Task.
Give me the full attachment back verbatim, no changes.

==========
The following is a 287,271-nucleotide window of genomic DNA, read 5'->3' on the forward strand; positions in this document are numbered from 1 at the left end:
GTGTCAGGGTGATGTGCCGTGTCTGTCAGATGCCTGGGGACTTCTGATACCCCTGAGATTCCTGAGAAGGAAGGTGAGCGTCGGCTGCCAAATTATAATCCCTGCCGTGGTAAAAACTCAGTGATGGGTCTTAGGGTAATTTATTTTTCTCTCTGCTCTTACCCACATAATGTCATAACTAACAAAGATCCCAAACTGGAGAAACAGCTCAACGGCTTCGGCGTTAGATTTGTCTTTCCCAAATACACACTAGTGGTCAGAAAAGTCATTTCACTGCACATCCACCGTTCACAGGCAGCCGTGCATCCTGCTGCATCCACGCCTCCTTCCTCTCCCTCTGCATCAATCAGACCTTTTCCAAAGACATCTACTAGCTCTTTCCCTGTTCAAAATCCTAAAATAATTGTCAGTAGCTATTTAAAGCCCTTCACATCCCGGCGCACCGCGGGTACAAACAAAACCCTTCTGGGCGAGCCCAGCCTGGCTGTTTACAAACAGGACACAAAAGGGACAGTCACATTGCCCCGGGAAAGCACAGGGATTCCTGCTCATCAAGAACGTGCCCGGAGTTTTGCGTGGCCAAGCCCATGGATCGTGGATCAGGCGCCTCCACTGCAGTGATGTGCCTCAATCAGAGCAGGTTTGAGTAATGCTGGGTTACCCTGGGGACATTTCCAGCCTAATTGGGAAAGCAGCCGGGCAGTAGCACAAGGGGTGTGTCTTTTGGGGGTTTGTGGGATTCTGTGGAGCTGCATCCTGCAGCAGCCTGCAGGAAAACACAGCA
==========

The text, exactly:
The following is a 287,271-nucleotide window of genomic DNA, read 5'->3' on the forward strand; positions in this document are numbered from 1 at the left end:
GTGTCAGGGTGATGTGCCGTGTCTGTCAGATGCCTGGGGACTTCTGATACCCCTGAGATTCCTGAGAAGGAAGGTGAGCGTCGGCTGCCAAATTATAATCCCTGCCGTGGTAAAAACTCAGTGATGGGTCTTAGGGTAATTTATTTTTCTCTCTGCTCTTACCCACATAATGTCATAACTAACAAAGATCCCAAACTGGAGAAACAGCTCAACGGCTTCGGCGTTAGATTTGTCTTTCCCAAATACACACTAGTGGTCAGAAAAGTCATTTCACTGCACATCCACCGTTCACAGGCAGCCGTGCATCCTGCTGCATCCACGCCTCCTTCCTCTCCCTCTGCATCAATCAGACCTTTTCCAAAGACATCTACTAGCTCTTTCCCTGTTCAAAATCCTAAAATAATTGTCAGTAGCTATTTAAAGCCCTTCACATCCCGGCGCACCGCGGGTACAAACAAAACCCTTCTGGGCGAGCCCAGCCTGGCTGTTTACAAACAGGACACAAAAGGGACAGTCACATTGCCCCGGGAAAGCACAGGGATTCCTGCTCATCAAGAACGTGCCCGGAGTTTTGCGTGGCCAAGCCCATGGATCGTGGATCAGGCGCCTCCACTGCAGTGATGTGCCTCAATCAGAGCAGGTTTGAGTAATGCTGGGTTACCCTGGGGACATTTCCAGCCTAATTGGGAAAGCAGCCGGGCAGTAGCACAAGGGGTGTGTCTTTTGGGGGTTTGTGGGATTCTGTGGAGCTGCATCCTGCAGCAGCCTGCAGGAAAACACAGCA